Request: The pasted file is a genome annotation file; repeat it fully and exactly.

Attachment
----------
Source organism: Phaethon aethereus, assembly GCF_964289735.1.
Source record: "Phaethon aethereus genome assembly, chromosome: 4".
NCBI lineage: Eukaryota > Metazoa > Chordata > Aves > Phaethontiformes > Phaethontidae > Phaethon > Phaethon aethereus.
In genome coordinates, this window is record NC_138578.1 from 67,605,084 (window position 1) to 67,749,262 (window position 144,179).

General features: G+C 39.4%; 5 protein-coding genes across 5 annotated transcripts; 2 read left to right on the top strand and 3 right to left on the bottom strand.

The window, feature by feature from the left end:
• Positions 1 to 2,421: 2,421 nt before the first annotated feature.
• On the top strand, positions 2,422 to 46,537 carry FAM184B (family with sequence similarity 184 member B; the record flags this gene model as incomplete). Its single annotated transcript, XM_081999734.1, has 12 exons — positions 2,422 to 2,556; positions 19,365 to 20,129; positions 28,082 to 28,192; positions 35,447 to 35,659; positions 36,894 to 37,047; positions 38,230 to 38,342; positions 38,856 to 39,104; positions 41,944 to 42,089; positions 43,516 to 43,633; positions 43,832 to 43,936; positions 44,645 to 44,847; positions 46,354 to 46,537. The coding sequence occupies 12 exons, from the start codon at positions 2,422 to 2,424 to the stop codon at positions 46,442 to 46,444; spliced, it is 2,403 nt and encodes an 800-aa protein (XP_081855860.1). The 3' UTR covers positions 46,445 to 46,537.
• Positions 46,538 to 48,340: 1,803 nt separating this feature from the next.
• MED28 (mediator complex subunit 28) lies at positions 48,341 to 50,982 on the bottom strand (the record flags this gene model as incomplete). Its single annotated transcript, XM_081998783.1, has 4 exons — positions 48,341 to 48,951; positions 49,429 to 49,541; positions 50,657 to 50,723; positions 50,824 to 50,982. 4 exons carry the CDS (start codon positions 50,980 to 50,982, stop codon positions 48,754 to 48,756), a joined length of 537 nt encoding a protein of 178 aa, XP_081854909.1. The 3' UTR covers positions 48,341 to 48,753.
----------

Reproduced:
Source organism: Phaethon aethereus, assembly GCF_964289735.1.
Source record: "Phaethon aethereus genome assembly, chromosome: 4".
NCBI lineage: Eukaryota > Metazoa > Chordata > Aves > Phaethontiformes > Phaethontidae > Phaethon > Phaethon aethereus.
In genome coordinates, this window is record NC_138578.1 from 67,605,084 (window position 1) to 67,749,262 (window position 144,179).

General features: G+C 39.4%; 5 protein-coding genes across 5 annotated transcripts; 2 read left to right on the top strand and 3 right to left on the bottom strand.

The window, feature by feature from the left end:
• Positions 1 to 2,421: 2,421 nt before the first annotated feature.
• On the top strand, positions 2,422 to 46,537 carry FAM184B (family with sequence similarity 184 member B; the record flags this gene model as incomplete). Its single annotated transcript, XM_081999734.1, has 12 exons — positions 2,422 to 2,556; positions 19,365 to 20,129; positions 28,082 to 28,192; positions 35,447 to 35,659; positions 36,894 to 37,047; positions 38,230 to 38,342; positions 38,856 to 39,104; positions 41,944 to 42,089; positions 43,516 to 43,633; positions 43,832 to 43,936; positions 44,645 to 44,847; positions 46,354 to 46,537. The coding sequence occupies 12 exons, from the start codon at positions 2,422 to 2,424 to the stop codon at positions 46,442 to 46,444; spliced, it is 2,403 nt and encodes an 800-aa protein (XP_081855860.1). The 3' UTR covers positions 46,445 to 46,537.
• Positions 46,538 to 48,340: 1,803 nt separating this feature from the next.
• MED28 (mediator complex subunit 28) lies at positions 48,341 to 50,982 on the bottom strand (the record flags this gene model as incomplete). Its single annotated transcript, XM_081998783.1, has 4 exons — positions 48,341 to 48,951; positions 49,429 to 49,541; positions 50,657 to 50,723; positions 50,824 to 50,982. 4 exons carry the CDS (start codon positions 50,980 to 50,982, stop codon positions 48,754 to 48,756), a joined length of 537 nt encoding a protein of 178 aa, XP_081854909.1. The 3' UTR covers positions 48,341 to 48,753.